In 1989 the Pomeranian Military District controlled the 8th, 12th, 15th, 16th, and 20th Divisions, the Silesian Military District controlled the 2nd, 4th, 5th, 10th, and 11th Divisions, and the Warsaw Military District the 1st, 3rd, and 9th Divisions, plus the 6th Airborne Division earmarked for Front control.[8] The 7th Sea Landing Division was based within the Pomeranian Military District but probably earmarked for Front control. The two districts facing Germany each controlled four divisions in 1990, which had been recently reorganised, in line with the late 1990s Soviet defensive doctrine, from a 3:1 mix of motor rifle : tank regiments into a 2:2 mix of motor rifle and tank regiments.[9] The Warsaw Military District in the east controlled only the 1st Mechanised Division. Two other mechanised divisions in that district had been disbanded in 1988. There was also the 6th Airborne Division and the 7th Sea Landing Division, possibly intended to form part of a Warsaw Pact attack on Denmark, to open the Baltic straits to the North Sea and beyond. Strength counted 205,000 personnel of which 168,000 were conscripts.

After 1989

Following the end of the Cold War the Wojska Lądowe was drastically reduced and reorganised. In 1992, the Kraków Military District was recreated. From nine divisions, the total was planned in 2001 to fall to four, plus six independent brigades.[10] Since 1 January 1999, Poland has been divided into two military districts. These are the Pomeranian Military District (Pomorski Okręg Wojskowy) with HQ in Bydgoszcz, covering northern Poland, and the Silesian Military District (Śląski Okręg Wojskowy) with HQ in Wrocław, covering southern Poland.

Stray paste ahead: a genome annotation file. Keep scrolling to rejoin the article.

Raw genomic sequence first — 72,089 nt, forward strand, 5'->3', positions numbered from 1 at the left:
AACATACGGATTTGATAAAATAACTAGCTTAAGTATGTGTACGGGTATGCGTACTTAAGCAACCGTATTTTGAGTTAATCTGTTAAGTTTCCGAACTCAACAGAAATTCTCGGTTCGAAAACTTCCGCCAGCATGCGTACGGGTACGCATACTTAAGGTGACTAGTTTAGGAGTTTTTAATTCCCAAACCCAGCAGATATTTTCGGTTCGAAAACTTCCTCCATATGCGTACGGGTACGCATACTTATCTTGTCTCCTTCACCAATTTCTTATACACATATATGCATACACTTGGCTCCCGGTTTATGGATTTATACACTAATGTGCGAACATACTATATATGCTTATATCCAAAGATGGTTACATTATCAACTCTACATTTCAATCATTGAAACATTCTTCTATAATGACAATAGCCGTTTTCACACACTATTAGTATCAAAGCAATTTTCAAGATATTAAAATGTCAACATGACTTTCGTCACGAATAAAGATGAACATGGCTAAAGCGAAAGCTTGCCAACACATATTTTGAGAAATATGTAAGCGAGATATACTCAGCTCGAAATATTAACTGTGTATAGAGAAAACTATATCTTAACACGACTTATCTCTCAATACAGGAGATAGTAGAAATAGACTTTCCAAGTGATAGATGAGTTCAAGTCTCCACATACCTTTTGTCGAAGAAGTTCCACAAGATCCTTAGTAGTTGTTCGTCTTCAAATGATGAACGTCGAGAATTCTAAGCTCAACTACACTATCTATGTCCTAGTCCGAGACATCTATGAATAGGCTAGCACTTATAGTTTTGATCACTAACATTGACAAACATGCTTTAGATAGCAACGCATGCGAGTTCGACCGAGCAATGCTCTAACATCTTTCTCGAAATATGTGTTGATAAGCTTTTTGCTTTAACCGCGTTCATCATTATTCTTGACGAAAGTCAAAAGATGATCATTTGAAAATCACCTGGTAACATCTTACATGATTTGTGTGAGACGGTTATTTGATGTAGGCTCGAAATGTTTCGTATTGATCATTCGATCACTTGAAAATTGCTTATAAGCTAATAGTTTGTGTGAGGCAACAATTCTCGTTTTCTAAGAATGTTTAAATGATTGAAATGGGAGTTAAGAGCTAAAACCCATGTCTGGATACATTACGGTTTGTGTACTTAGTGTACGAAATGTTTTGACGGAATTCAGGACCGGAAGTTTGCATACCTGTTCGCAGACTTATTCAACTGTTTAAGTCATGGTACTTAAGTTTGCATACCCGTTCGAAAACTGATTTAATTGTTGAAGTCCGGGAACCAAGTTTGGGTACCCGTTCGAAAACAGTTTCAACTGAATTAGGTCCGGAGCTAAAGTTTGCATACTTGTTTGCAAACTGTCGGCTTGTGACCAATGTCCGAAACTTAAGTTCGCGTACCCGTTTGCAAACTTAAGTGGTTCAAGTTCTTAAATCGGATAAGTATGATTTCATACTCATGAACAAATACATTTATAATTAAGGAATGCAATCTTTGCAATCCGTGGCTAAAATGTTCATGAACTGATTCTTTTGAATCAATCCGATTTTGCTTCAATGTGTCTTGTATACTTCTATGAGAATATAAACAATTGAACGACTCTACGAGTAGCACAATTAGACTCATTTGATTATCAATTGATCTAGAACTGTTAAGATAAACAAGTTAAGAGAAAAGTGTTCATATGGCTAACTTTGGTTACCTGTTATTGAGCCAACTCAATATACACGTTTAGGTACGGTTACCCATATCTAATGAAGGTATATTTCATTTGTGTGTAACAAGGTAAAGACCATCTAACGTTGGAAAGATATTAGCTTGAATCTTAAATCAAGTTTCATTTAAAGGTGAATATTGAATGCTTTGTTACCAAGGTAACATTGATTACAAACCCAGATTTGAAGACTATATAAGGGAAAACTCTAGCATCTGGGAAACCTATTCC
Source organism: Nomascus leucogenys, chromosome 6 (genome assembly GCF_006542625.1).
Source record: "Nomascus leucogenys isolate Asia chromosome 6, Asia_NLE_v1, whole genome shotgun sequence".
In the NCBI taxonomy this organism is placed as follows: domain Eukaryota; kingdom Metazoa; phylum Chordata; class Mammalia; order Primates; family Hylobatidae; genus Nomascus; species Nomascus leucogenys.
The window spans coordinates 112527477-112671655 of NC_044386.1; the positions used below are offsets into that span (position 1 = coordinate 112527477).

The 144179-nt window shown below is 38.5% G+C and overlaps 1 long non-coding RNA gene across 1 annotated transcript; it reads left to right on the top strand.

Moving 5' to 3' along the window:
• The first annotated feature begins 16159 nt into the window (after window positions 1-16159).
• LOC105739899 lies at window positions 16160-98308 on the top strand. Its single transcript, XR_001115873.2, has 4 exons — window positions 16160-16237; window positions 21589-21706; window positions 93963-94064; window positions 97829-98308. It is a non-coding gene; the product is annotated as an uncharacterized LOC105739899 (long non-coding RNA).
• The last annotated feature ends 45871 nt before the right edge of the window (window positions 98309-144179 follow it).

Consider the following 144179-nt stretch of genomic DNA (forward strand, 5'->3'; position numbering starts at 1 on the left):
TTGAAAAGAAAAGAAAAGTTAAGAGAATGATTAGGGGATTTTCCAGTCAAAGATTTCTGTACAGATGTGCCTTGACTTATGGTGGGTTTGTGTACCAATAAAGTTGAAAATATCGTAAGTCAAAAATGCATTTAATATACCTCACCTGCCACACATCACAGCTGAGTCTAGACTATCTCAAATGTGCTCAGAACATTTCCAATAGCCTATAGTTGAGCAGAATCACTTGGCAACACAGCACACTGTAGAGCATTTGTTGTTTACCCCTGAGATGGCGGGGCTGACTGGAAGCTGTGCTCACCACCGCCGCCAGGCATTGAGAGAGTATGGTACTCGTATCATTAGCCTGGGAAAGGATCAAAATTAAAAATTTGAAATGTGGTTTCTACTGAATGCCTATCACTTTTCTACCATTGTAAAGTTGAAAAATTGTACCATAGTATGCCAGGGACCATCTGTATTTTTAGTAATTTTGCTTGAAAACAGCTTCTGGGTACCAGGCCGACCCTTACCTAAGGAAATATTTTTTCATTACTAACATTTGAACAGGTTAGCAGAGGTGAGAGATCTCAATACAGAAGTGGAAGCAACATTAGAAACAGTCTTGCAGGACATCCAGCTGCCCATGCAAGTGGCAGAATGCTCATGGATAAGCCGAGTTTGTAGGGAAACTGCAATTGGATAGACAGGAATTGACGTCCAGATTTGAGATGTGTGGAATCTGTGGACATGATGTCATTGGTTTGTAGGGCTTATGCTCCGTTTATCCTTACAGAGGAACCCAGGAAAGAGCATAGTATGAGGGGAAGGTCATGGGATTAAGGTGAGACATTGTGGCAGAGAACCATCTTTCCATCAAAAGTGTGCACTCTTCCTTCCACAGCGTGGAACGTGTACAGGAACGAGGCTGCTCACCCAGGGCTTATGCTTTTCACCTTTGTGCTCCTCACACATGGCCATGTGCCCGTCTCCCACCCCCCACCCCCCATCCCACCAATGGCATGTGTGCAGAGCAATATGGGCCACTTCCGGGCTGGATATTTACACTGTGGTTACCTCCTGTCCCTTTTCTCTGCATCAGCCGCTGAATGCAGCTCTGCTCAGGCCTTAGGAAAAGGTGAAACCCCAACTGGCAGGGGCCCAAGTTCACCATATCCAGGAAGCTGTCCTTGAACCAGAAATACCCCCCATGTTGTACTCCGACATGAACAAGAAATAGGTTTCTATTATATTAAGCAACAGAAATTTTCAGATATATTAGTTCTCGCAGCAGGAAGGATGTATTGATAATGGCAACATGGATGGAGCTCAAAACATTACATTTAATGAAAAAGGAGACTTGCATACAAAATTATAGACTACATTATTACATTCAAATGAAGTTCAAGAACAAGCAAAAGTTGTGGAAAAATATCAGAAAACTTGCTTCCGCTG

From that date the former Krakow Military District became the headquarters of the Air-Mechanized Corps, which in turn later became the headquarters of the 2nd Mechanised Corps. On 1 September 2011 the 1st Warsaw Mechanised Division was disbanded.

General Edward Pietrzyk served as commander of the Polish Land Forces from 2000 to September 2006. He was succeeded by General Waldemar Skrzypczak (2006–2009).

In May 2014, Defence Minister Tomasz Siemoniak announced plans for the future acquisition of attack helicopters in response to the Ukraine crisis.[11] On 25 November 2015, chief of National Defence Commission Michał Jach, indicated the necessity to increase the number of Polish troops from 100,000 to 150,000. However, Jach stressed that the process was complicated and should not be rushed.[12]

Participation in peacekeeping operations